Prevaricating, Dissimulating, and Deceiving

The day before yesterday, I received an email from my wife. Much like her emails in recent months, this one was completely unprovoked and came out of the blue.

In this email, she began by asking me if I would take the dog to the vet to get a rabies titer for her. We have needed this test done in the past, as we took our dog with us on one occasion on a trip overseas. In order for her to pass quarantine, a titer needed to be done to ensure that her rabies antibodies level was sufficiently high. We did this in 2007, but then did not revisit the situation until four years later.

In 2011, my wife and I were considering moving to Japan, and this would have obligated us to bring the dog along, and again to get the appropriate documents to pass quarantine. We learned at that time that we had allowed our dog’s rabies vaccine to expire by just five days, and that the dog would have a 180-day waiting period after being vaccinated before she could enter the country. This quashed my wife’s desire to move: even though I told her that we could easily find a solution, she told me, very tearfully, that the thought of leaving her dog behind — even for just a short period of time — was just heartbreaking for her. This thought has significance right now, if not for her, then certainly for me.

After this initial request, she went into business mode, and told me she wanted to see me to discuss taxes. She said she’d bring her paperwork along so I could do our tax return. Well, I’m not ready to do that yet, as I’ve got a number of forms that still have not arrived. She then told me that she planned to close her accounts at our bank once we take care of this “mess” (as she quite curiously called it). There’s no ostensibly good reason for her to tell me this: if she wanted to do that, she could just go ahead and do it. She also asked me to shut down her cell phone, since she’s not using it, and to close down her website which she also is not updating. There was also a brief discussion of some financials that need settling, the details of which she clearly did not understand.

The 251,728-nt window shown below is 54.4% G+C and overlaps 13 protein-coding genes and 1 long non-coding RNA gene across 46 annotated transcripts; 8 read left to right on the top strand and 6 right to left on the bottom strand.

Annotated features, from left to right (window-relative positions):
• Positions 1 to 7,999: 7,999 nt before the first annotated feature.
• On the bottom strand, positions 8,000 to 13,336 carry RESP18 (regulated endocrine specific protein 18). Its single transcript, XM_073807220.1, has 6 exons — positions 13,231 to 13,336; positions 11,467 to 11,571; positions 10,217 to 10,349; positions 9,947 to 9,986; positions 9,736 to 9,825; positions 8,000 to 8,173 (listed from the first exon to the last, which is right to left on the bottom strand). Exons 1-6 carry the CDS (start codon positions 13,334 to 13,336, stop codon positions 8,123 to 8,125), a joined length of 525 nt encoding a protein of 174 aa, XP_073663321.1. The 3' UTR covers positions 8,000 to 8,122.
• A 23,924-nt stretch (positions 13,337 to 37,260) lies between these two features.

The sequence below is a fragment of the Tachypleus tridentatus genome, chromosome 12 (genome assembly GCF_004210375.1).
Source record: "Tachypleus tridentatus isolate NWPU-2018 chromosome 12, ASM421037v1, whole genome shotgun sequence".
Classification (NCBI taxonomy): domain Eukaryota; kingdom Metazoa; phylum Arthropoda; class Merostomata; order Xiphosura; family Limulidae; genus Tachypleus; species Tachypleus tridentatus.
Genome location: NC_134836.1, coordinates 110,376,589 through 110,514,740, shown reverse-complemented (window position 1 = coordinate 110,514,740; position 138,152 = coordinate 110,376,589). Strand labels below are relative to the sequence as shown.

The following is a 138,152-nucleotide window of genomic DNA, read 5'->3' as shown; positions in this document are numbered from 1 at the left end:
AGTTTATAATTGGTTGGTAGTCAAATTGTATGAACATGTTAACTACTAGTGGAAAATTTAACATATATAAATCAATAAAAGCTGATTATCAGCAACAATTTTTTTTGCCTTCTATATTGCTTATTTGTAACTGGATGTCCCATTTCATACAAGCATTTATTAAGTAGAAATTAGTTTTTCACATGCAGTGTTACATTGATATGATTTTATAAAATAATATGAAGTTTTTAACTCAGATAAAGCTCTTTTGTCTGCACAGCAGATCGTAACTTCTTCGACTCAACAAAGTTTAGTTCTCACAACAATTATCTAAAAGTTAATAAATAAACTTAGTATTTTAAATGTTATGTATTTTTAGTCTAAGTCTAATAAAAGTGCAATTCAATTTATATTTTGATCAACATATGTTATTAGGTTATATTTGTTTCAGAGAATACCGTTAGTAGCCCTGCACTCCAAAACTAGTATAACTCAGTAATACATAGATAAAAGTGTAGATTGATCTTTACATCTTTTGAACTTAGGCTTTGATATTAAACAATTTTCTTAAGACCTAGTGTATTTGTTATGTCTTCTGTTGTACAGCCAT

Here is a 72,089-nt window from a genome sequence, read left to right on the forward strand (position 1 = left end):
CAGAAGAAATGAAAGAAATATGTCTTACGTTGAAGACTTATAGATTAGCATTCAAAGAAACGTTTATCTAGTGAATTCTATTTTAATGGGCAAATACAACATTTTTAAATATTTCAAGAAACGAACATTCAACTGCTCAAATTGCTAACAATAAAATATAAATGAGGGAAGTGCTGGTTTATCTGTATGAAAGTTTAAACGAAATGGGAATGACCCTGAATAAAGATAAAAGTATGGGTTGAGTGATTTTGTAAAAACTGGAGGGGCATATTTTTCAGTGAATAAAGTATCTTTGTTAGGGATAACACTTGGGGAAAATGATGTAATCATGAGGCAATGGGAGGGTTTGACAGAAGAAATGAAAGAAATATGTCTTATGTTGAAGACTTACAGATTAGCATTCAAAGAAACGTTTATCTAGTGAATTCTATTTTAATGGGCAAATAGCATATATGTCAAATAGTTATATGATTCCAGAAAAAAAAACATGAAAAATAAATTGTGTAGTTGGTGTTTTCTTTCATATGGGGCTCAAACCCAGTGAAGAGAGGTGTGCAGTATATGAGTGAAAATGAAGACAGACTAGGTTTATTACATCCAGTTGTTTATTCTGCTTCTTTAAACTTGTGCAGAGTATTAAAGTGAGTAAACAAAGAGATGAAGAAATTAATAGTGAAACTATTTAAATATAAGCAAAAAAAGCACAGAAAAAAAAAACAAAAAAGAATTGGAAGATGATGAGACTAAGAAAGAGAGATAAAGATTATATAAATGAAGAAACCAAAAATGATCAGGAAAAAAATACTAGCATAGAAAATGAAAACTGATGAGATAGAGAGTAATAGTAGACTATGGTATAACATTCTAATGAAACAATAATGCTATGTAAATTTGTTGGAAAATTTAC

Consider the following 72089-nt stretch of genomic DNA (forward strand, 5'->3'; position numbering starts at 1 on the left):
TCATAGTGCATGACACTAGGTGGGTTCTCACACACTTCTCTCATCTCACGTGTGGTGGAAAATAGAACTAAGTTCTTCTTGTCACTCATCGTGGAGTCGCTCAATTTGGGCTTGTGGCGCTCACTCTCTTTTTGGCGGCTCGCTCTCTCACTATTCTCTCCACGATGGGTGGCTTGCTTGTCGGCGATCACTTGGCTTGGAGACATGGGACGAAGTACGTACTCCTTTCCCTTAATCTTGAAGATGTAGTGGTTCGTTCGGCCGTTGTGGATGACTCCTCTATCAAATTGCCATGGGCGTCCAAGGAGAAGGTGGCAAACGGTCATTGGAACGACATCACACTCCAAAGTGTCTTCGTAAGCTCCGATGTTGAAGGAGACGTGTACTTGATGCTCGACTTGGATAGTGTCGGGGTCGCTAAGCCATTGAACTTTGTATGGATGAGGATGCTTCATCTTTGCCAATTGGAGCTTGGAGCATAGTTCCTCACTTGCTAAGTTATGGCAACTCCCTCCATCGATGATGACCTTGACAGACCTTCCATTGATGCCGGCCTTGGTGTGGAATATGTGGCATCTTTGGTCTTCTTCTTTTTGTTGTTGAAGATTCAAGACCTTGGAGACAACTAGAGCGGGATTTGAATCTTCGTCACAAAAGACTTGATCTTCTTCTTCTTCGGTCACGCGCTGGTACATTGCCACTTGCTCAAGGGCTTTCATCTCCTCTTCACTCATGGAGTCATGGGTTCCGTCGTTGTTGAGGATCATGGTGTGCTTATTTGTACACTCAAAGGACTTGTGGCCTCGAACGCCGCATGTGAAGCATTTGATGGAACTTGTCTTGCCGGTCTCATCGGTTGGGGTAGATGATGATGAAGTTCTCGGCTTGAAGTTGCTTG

To conclude, she told me that the colleague she was staying with was having a hard time receiving things from me to pass along to her, and she asked me to stop leaving parcels and such with her. She claimed that she wanted to avoid uncomfortable situations with this colleague.

At this point, I smelled a rat. I have had a number of communications with this colleague, and they have all been positive and supportive. Moreover, this colleague had openly expressed to me that she hoped my wife and I could work things out, and that she would be happy to help out in any way she could.

So what changed? That is what I decided to find out.

I contacted the colleague and asked if I could come speak to her in person. She agreed, and the night before last I went over to her house. I brought a small gift (just some food I’d cooked, since this woman does not really cook and eats very little), and we sat in the kitchen and began to talk. After some initial pleasantries, I told her that I had come to see her because I felt the need to express regret for the burden my marital crisis seemed to be placing on her. I expressed the desire to apologize for any discomfort, but told her that I really did not know how to effectively apologize, since I did not know how she felt about any of this.

She seemed a bit baffled, and assured me that she felt no burden whatsoever. She said she felt touched by my efforts, but at the same time rather confused: my wife appeared so certain, according to her, as though here mind were totally made up, and all she had to do from this point on would be to figure out how to settle outstanding matters. She said that she thought the gifts and things I had left for my wife were beautiful and genuinely touching, but said that my wife appeared not to appreciate them at all.